Yes, it's occasionally maudlin and melodramatic, and it's entirely too long. But it's also heartfelt and often downright hilarious, and shows off just how canny Malcolm D. Lee's casting was all those years ago.
Everybody's paired up, now. Pretty much everybody, anyway. And everybody seems successful, with careers, families and high-end cars.
But when Mia (Monica Calhoun) and her star running back husband Lance (Morris Chestnut) invite everybody to their suburban New Jersey mansion for the holidays, cracks show in everyone's facade.
Novelist Harper (Taye Diggs) is a long time between bestsellers and worries about money as he and Robyn (Sanaa Lathan) prepare to have a baby.
Candace (Regina Hall) and Julian (a twitchy Harold Perrineau) run an up-and-coming private school, but there are funding problems.
Jordan (Nia Long) may be a top exec at MSNBC, but she's embarrassed to be embarrassed by having a white beau (Eddie Cibrian).
Marketing consultant and sometime music producer Quentin (Terrence Howard) is still partying and smoking pot like it was 1999.
And floozy Shelby (vampy Melissa De Sousa) may be the villain on "Housewives of Westchester." But she is between marriages and failing as a mom as she manages her fame.
A flashback reminds us of the bonhomie they shared back then. And this cast of seasoned pros slips easily into playing characters who can't help but fall back into their old roles within the group.
Once we get past the cliches and compliments -- "You're a sensitive brother," "I'm your man," "It's all good" -- the fur flies and things get a bit too real.
Lance and Harper have unresolved issues, which Harper needs to sneak around and fix if he's to get Lance to agree to letting him ghost-write the jock's autobiography.
Julian has to figure out a way to raise money despite the fact that his wife's ancient sexual history is now a YouTube phenomenon.
Everybody's got a secret, every player has a role in the play, with Howard as the funniest he has ever been doing a sort of sassy, stoned comic relief.
The cute stuff -- the men do a lip-sync "talent show" as New Edition -- is balanced against the raw language and the downers that come in the serious and sad second half of the film.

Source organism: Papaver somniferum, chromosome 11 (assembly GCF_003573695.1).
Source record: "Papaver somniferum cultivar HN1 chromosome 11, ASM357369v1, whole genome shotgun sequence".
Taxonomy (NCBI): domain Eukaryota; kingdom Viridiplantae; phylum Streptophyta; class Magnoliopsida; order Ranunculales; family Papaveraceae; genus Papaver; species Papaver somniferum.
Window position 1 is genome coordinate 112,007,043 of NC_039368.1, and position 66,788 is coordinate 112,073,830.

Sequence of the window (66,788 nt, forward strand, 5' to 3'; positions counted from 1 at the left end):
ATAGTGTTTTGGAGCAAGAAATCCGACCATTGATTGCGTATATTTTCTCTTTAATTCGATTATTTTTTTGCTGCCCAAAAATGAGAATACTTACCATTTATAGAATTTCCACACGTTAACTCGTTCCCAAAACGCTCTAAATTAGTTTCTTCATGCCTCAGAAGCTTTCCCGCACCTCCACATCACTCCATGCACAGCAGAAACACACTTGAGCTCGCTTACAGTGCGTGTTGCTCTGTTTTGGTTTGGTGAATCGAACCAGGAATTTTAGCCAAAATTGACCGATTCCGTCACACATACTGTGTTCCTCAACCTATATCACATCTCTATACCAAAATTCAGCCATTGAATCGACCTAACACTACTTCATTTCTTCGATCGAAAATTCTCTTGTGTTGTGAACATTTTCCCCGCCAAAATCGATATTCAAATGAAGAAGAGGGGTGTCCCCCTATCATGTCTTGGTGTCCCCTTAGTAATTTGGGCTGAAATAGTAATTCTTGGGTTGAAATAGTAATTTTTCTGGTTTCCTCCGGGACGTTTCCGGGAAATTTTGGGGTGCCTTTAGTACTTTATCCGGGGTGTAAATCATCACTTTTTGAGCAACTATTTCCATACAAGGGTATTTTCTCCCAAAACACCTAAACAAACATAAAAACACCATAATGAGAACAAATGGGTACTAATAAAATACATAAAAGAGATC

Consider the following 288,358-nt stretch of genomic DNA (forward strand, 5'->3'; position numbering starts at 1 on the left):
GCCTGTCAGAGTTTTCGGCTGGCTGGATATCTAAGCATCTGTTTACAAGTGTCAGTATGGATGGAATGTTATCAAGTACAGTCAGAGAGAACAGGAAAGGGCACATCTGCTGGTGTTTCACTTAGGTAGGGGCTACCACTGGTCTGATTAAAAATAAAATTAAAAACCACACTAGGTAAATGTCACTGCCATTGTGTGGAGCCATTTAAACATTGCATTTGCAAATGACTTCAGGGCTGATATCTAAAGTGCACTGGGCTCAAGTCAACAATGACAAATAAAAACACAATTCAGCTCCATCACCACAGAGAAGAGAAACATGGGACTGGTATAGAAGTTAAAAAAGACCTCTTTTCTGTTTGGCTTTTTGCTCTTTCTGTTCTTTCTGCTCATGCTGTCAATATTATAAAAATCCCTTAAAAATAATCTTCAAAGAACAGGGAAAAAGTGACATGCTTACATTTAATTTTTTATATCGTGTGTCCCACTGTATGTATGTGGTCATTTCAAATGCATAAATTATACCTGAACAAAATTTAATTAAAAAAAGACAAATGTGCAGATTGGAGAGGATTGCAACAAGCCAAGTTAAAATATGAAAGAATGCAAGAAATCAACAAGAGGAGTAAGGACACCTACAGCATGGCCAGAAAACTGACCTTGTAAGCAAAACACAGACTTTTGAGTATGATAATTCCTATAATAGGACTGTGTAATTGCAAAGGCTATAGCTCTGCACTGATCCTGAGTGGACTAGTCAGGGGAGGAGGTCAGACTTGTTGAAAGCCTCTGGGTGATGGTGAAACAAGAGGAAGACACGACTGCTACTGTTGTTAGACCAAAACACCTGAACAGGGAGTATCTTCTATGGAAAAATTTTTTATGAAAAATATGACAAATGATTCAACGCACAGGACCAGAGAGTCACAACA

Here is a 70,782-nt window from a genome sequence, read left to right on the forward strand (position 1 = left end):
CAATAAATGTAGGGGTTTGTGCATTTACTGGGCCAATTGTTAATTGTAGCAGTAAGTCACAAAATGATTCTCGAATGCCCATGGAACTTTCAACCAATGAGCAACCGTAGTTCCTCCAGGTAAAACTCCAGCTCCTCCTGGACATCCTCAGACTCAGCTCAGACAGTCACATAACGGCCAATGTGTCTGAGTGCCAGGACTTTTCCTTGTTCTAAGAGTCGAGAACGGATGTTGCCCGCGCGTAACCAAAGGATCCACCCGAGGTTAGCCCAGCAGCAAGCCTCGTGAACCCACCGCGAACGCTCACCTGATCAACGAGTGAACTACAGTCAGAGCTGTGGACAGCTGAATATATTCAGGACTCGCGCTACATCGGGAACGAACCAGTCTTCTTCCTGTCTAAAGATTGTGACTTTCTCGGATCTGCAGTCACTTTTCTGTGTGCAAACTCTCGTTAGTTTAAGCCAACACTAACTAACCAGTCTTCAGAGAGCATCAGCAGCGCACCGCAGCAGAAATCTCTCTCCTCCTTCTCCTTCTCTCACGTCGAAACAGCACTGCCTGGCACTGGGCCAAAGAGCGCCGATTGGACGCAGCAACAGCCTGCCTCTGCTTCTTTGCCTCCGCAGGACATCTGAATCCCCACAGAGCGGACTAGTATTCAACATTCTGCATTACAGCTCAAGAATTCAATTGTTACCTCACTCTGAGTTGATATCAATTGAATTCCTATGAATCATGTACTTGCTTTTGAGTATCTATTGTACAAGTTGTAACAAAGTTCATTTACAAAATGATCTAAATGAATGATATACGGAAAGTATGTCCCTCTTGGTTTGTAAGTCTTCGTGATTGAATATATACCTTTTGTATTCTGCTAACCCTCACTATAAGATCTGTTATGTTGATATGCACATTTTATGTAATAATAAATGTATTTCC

It's an amusing, well-acted and sharply timed holiday comedy -- old friends getting together to prove that careers, families and kids aside, they've still got their R-rated edge, just as they did in college.
"The Best Man Holiday" (2½ stars)
A sequel to the 1999 hit "The Best Man," this funny and timely follow-up features the same group of actors, who play their parts well. Terrence Howard is particularly hilarious. With Morris Chestnut, Taye Diggs, Sanaa Lathan, Nia Long, Monica Calhoun, Harold Perrineau, Eddie Cibrian.
Rated: R for language, sex, nudity.
Showing: Alderwood 7, Everett Stadium, Marysville, Oak Tree, Pacific Place, Cascade Mall.
More Entertainment Headlines
Plan your weekend: The fair, sea creatures, cooking, gardening, wizards Queensr˙che kicks off shows at the fair Improvised short stories fuel hit-and-miss ‘Digging’ Hawke shines in thin ‘Ten Thousand Saints’ ‘Mistress America’: A Holly Golightly for a new generation Head down memory lane with Hall and Oates Huey Lewis, Sammy Hagar close out Tulalip Summer Concert Series Sno-King chorale planning ‘incredible’ upcoming season
Our to-do list full of ideas for your weekend
Our new comment system is not supported in IE 7. Please upgrade your browser here.